Dynamic Response of Immature Bovine Articular Cartilage in Tension and Compression, and Nonlinear Viscoelastic Modeling of the Tensile Response

[+] Author and Article Information
Seonghun Park

 Columbia University, Departments of Mechanical Engineering and Biomedical Engineering, 500 W. 120th st., MC 4703, New York, NY 10027

Gerard A. Ateshian

 Columbia University, Departments of Mechanical Engineering and Biomedical Engineering, 500 W. 120th st., MC 4703, New York, NY 10027ateshian@columbia.edu

J Biomech Eng 128(4), 623-630 (Jan 04, 2006) (8 pages) doi:10.1115/1.2206201 History: Received August 18, 2005; Revised January 04, 2006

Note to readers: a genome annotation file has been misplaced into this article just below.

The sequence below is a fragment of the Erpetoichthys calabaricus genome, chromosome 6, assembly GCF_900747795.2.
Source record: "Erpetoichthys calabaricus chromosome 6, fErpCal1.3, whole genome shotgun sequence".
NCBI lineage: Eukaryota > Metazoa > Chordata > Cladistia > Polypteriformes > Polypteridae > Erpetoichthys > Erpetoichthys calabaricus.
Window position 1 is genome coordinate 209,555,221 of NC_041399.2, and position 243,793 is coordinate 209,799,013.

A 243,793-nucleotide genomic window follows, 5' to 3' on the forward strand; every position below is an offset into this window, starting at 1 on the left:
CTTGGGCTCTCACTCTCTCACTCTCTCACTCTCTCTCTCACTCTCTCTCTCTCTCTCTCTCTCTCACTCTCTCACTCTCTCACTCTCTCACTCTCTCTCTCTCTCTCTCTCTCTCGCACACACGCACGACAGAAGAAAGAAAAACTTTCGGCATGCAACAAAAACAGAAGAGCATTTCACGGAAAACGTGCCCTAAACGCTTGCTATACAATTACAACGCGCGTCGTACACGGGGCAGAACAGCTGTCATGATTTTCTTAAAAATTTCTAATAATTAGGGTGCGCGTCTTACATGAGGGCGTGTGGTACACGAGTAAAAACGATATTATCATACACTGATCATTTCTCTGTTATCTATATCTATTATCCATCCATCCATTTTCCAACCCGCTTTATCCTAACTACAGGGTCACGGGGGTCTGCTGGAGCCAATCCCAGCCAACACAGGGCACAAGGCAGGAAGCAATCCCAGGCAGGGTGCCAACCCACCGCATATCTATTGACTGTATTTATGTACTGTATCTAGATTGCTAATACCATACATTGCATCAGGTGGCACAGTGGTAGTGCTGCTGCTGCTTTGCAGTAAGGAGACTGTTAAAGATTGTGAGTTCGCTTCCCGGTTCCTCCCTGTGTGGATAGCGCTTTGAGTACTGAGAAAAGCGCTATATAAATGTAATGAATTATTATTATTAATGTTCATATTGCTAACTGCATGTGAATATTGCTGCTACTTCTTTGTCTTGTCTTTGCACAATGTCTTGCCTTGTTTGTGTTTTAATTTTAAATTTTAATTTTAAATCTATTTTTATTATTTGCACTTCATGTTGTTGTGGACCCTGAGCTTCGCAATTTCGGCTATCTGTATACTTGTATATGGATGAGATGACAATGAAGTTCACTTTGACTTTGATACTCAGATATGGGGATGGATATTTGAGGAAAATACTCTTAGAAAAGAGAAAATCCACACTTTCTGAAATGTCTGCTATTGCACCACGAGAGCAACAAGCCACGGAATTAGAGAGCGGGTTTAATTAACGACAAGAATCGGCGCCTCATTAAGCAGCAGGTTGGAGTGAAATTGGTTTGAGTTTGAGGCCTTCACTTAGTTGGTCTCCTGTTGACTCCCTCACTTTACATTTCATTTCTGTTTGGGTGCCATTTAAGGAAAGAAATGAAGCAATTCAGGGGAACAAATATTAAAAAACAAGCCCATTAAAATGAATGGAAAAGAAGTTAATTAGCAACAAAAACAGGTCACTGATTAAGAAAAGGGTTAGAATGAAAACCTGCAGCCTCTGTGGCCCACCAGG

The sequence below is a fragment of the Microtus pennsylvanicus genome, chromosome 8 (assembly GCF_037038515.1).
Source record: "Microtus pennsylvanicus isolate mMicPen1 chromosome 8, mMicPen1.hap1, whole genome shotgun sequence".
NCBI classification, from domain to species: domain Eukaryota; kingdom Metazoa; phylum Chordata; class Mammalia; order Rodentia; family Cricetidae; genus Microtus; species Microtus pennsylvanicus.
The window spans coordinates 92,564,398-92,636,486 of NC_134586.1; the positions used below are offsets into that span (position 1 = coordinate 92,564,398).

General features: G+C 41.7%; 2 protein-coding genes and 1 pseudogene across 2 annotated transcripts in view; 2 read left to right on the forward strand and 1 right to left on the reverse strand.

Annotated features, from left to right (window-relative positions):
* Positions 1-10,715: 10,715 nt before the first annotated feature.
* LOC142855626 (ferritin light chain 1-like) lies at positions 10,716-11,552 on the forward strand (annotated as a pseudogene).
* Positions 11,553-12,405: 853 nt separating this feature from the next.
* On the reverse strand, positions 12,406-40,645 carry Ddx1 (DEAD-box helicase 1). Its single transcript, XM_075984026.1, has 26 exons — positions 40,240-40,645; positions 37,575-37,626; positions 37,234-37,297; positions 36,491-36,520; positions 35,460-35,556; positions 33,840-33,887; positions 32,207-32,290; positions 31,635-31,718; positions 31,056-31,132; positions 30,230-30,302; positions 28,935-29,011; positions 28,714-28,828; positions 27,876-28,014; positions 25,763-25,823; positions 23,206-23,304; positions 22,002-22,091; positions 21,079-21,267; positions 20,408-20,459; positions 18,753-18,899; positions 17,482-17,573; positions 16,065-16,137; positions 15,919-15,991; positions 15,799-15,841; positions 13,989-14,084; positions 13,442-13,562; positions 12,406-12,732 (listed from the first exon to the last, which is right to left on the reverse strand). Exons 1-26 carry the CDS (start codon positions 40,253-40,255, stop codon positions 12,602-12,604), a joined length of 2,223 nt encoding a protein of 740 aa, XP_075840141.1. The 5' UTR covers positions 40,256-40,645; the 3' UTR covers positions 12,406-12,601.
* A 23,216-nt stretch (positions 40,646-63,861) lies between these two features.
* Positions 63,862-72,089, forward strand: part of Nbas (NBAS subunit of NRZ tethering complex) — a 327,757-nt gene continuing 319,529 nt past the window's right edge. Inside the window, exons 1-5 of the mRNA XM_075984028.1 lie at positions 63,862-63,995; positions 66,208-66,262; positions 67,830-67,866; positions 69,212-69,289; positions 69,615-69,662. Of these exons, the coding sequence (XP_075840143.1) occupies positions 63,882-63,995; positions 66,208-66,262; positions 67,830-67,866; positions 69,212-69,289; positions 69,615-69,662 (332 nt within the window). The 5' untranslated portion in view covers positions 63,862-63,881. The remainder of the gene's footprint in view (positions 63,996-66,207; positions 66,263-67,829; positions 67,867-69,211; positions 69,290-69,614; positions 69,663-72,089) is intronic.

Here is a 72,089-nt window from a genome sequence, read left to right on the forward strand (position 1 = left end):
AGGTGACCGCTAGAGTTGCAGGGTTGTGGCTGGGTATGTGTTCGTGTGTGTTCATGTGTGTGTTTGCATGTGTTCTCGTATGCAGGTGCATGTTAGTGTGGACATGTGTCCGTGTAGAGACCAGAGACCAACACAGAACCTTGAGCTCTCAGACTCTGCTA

Very limited information is currently available on the constitutive modeling of the tensile response of articular cartilage and its dynamic modulus at various loading frequencies. The objectives of this study were to (1) formulate and experimentally validate a constitutive model for the intrinsic viscoelasticity of cartilage in tension, (2) confirm the hypothesis that energy dissipation in tension is less than in compression at various loading frequencies, and (3) test the hypothesis that the dynamic modulus of cartilage in unconfined compression is dependent upon the dynamic tensile modulus. Experiment 1: Immature bovine articular cartilage samples were tested in tensile stress relaxation and cyclical loading. A proposed reduced relaxation function was fitted to the stress-relaxation response and the resulting material coefficients were used to predict the response to cyclical loading. Adjoining tissue samples were tested in unconfined compression stress relaxation and cyclical loading. Experiment 2: Tensile stress relaxation experiments were performed at varying strains to explore the strain-dependence of the viscoelastic response. The proposed relaxation function successfully fit the experimental tensile stress-relaxation response, with R2=0.970±0.019 at 1% strain and R2=0.992±0.007 at 2% strain. The predicted cyclical response agreed well with experimental measurements, particularly for the dynamic modulus at various frequencies. The relaxation function, measured from 2% to 10% strain, was found to be strain dependent, indicating that cartilage is nonlinearly viscoelastic in tension. Under dynamic loading, the tensile modulus at 10Hz was 2.3 times the value of the equilibrium modulus. In contrast, the dynamic stiffening ratio in unconfined compression was 24. The energy dissipation in tension was found to be significantly smaller than in compression (dynamic phase angle of 16.7±7.4deg versus 53.5±12.8deg at 103Hz). A very strong linear correlation was observed between the dynamic tensile and dynamic compressive moduli at various frequencies (R2=0.908±0.100). The tensile response of cartilage is nonlinearly viscoelastic, with the relaxation response varying with strain. A proposed constitutive relation for the tensile response was successfully validated. The frequency response of the tensile modulus of cartilage was reported for the first time. Results emphasize that fluid-flow dependent viscoelasticity dominates the compressive response of cartilage, whereas intrinsic solid matrix viscoelasticity dominates the tensile response. Yet the dynamic compressive modulus of cartilage is critically dependent upon elevated values of the dynamic tensile modulus.